• Seven more states fund districts based on the current year but feature modest allowances for declining enrollment or revenue. For instance, Vermont uses a single enrollment count window at the beginning of the school year and funds schools based on that same-year count, but districts are guaranteed at least 96.5 percent of the previous year’s revenue.

The remaining 19 states have more substantial hold harmless policies in place, which vary in how they operate. For example, Oklahoma has a blunt policy that funds districts based on the highest student count of either the current, prior or second preceding school year. Similarly, Pennsylvania funds school districts based on a three-year average of average daily membership and guarantees that all districts receive at least as much funding as they did in the prior year. States usually use these counting methods to smooth out the effects of student population changes over time and to make it easier for districts to plan their budgets.

However, funding school districts on the basis of inaccurate or outdated student counts prevent dollars from following students to the school they actually attend in real-time and prioritizes districts with declining enrollment over those with stable or growing enrollment.

Policymakers in these states might wonder how to transition to a more responsive funding system. One important consideration is how to structure payment schedules.

On a granular level, states often have regular payment schedules that can be adjusted to reflect any changes in enrollment over the course of the year. In Washington, school districts are initially funded for their first month based on enrollment estimates. Subsequently, enrollment is counted on the first day of each month throughout the entire school year and these counts are used to determine the next month’s payment. In January of the following school year, all enrollment data is finalized, and “any recovery is treated as if the school district received an advance on its apportionment payment in the prior year.”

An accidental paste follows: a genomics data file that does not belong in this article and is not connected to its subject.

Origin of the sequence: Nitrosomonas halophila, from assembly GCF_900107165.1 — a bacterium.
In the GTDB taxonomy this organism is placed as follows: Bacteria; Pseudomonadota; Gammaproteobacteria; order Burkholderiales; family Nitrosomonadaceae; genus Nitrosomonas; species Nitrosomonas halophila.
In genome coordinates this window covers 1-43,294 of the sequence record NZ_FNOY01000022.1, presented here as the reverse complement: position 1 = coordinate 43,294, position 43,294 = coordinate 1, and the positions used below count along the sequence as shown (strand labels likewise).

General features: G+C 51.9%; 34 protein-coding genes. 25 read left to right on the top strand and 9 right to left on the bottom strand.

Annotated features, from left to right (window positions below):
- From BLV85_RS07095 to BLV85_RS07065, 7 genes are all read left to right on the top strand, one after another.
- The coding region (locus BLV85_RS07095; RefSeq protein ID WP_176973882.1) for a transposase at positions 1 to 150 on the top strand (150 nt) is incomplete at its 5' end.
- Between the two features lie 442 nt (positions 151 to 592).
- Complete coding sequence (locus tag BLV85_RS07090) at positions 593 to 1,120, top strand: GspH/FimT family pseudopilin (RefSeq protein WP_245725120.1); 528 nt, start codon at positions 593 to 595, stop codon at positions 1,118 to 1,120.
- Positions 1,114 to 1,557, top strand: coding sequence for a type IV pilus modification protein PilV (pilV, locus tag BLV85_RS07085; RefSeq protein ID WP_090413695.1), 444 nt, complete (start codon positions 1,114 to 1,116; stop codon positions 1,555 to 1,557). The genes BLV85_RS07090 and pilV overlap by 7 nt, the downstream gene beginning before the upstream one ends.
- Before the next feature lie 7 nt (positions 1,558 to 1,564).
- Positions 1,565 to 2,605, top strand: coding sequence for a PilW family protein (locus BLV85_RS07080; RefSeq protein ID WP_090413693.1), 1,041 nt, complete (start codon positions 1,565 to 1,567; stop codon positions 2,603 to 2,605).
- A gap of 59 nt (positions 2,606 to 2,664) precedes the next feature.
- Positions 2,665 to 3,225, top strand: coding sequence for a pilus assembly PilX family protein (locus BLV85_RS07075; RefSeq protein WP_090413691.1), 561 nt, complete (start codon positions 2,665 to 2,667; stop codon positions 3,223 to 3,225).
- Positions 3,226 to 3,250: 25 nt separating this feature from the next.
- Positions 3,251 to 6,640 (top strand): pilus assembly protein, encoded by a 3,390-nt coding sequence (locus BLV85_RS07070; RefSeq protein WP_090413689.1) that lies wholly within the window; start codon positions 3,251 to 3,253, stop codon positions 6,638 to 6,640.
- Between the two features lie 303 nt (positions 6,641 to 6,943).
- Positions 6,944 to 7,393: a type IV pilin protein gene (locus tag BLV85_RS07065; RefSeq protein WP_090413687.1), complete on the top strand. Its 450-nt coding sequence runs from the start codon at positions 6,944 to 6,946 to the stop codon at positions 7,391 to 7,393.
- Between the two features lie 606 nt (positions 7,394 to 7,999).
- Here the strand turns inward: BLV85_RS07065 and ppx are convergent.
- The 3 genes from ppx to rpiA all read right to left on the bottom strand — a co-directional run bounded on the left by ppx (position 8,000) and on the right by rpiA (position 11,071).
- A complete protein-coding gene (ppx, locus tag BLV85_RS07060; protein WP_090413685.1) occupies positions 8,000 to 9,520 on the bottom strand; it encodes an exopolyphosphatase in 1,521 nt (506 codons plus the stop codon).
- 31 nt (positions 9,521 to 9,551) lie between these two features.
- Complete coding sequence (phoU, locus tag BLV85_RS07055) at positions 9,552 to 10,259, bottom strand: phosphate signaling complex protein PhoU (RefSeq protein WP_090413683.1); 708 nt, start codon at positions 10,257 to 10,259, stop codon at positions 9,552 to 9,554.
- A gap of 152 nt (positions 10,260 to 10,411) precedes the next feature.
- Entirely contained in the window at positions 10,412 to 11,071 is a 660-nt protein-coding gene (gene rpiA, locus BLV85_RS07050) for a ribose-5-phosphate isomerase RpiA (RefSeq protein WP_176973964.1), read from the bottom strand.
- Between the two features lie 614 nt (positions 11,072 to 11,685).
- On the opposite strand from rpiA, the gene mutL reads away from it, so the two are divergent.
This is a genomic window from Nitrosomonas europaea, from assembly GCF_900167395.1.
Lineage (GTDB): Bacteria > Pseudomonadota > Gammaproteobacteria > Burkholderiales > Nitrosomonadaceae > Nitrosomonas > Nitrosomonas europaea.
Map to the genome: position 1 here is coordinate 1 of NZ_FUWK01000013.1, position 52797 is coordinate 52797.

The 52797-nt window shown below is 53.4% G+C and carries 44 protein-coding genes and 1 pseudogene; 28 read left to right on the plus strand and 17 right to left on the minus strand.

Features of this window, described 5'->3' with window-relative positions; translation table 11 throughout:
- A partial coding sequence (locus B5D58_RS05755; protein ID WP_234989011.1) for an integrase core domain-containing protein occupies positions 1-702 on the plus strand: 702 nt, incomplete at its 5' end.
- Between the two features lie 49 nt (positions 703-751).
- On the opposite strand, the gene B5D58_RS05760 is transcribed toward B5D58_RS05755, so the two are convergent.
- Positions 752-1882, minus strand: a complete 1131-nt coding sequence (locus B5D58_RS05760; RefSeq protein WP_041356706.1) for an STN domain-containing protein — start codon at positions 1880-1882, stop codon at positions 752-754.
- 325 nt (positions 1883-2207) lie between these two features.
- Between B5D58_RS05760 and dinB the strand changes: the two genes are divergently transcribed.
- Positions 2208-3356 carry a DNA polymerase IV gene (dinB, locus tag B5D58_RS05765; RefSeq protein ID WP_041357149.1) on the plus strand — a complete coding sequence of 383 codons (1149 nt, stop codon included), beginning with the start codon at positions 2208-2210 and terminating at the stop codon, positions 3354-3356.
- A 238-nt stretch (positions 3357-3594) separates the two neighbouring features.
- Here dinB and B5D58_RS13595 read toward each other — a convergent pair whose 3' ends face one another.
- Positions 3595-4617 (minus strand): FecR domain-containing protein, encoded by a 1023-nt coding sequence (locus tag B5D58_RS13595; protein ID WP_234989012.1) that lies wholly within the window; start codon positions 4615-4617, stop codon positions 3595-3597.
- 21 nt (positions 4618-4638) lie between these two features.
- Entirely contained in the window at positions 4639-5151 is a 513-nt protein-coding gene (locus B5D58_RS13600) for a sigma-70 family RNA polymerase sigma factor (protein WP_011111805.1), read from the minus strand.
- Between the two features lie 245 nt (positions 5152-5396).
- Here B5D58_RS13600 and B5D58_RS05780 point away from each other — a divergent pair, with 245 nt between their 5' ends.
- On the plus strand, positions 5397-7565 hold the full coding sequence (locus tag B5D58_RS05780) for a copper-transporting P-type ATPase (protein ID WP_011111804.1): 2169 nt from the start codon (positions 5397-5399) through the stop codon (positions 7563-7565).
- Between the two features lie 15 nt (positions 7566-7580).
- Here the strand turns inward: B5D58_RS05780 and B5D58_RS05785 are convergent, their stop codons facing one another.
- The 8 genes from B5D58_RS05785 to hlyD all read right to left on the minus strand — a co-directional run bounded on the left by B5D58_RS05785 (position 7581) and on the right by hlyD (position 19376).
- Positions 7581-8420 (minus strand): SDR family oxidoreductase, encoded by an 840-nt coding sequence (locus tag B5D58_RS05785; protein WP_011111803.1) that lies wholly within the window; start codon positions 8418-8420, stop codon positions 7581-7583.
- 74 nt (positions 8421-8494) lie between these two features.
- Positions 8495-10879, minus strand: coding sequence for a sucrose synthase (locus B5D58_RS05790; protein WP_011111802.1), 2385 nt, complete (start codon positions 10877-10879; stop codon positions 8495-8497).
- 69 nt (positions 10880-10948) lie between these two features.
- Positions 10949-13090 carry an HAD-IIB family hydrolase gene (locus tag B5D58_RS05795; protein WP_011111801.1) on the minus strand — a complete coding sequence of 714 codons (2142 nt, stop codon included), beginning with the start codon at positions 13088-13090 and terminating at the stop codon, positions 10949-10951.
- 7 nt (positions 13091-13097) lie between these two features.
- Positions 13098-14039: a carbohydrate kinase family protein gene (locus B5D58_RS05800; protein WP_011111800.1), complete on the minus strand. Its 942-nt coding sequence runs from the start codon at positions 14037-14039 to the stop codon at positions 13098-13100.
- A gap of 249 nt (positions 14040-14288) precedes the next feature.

Another state that delivers funding based on current year counts is Texas.

In the fall before each biennial legislative session, legislative payment estimates (LPE) are calculated for school districts using estimated attendance data. LPEs are then used to determine how much funding districts are allocated throughout the year using one of three payment schedules. Because each school districts’ actual attendance will inevitably differ from their LPEs, Texas Education Agency produces regular reports throughout the year that include revised allocation amounts so that districts can plan accordingly. After the close of the fiscal year on August 31st a settle-up process begins in which Texas Education Agency pays out additional aid to school districts and charters that were underpaid and recovers funding from those that were overpaid.

In the coming years, it’s going to be increasingly important for state policymakers to allocate scarce resources strategically, and doing so requires a school finance system that bases funding on current enrollment figures.

Lawmakers can learn from successful practices of other states and customize their approach to meet actual student and school needs.